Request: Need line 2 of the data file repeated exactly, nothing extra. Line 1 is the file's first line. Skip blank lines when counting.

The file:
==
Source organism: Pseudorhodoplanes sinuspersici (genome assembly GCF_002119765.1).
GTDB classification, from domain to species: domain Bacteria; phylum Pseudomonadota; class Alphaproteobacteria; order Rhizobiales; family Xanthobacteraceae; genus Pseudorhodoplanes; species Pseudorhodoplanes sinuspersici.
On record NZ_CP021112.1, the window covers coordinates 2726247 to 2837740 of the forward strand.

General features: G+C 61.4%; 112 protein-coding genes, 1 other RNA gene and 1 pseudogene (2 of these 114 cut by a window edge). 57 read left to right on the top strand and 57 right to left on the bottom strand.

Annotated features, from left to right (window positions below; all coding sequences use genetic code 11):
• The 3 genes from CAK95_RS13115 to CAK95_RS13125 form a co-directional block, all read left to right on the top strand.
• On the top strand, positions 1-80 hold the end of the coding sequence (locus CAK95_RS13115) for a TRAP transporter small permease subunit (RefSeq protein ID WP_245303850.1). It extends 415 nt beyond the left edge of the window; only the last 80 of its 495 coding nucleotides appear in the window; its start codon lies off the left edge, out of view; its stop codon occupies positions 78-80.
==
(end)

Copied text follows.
GTDB classification, from domain to species: domain Bacteria; phylum Pseudomonadota; class Alphaproteobacteria; order Rhizobiales; family Xanthobacteraceae; genus Pseudorhodoplanes; species Pseudorhodoplanes sinuspersici.